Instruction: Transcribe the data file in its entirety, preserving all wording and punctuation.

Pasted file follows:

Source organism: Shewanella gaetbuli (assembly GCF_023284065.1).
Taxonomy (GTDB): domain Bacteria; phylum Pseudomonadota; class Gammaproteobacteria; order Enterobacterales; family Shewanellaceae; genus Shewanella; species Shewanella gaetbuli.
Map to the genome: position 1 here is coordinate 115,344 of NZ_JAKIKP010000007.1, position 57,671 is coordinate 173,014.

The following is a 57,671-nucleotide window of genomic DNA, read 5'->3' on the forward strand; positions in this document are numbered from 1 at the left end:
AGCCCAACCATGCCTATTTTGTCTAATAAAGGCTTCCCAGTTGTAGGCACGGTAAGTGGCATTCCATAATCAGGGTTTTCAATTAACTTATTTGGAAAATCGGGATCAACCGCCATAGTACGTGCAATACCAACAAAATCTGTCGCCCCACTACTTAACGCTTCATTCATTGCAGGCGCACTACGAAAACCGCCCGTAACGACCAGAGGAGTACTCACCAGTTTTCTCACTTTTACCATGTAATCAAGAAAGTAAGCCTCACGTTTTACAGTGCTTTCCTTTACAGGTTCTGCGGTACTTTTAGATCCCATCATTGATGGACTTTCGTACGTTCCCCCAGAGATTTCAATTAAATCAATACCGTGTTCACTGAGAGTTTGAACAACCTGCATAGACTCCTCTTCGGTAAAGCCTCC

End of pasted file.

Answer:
Source organism: Shewanella gaetbuli (assembly GCF_023284065.1).
Taxonomy (GTDB): domain Bacteria; phylum Pseudomonadota; class Gammaproteobacteria; order Enterobacterales; family Shewanellaceae; genus Shewanella; species Shewanella gaetbuli.
Map to the genome: position 1 here is coordinate 115,344 of NZ_JAKIKP010000007.1, position 57,671 is coordinate 173,014.

The following is a 57,671-nucleotide window of genomic DNA, read 5'->3' on the forward strand; positions in this document are numbered from 1 at the left end:
AGCCCAACCATGCCTATTTTGTCTAATAAAGGCTTCCCAGTTGTAGGCACGGTAAGTGGCATTCCATAATCAGGGTTTTCAATTAACTTATTTGGAAAATCGGGATCAACCGCCATAGTACGTGCAATACCAACAAAATCTGTCGCCCCACTACTTAACGCTTCATTCATTGCAGGCGCACTACGAAAACCGCCCGTAACGACCAGAGGAGTACTCACCAGTTTTCTCACTTTTACCATGTAATCAAGAAAGTAAGCCTCACGTTTTACAGTGCTTTCCTTTACAGGTTCTGCGGTACTTTTAGATCCCATCATTGATGGACTTTCGTACGTTCCCCCAGAGATTTCAATTAAATCAATACCGTGTTCACTGAGAGTTTGAACAACCTGCATAGACTCCTCTTCGGTAAAGCCTCC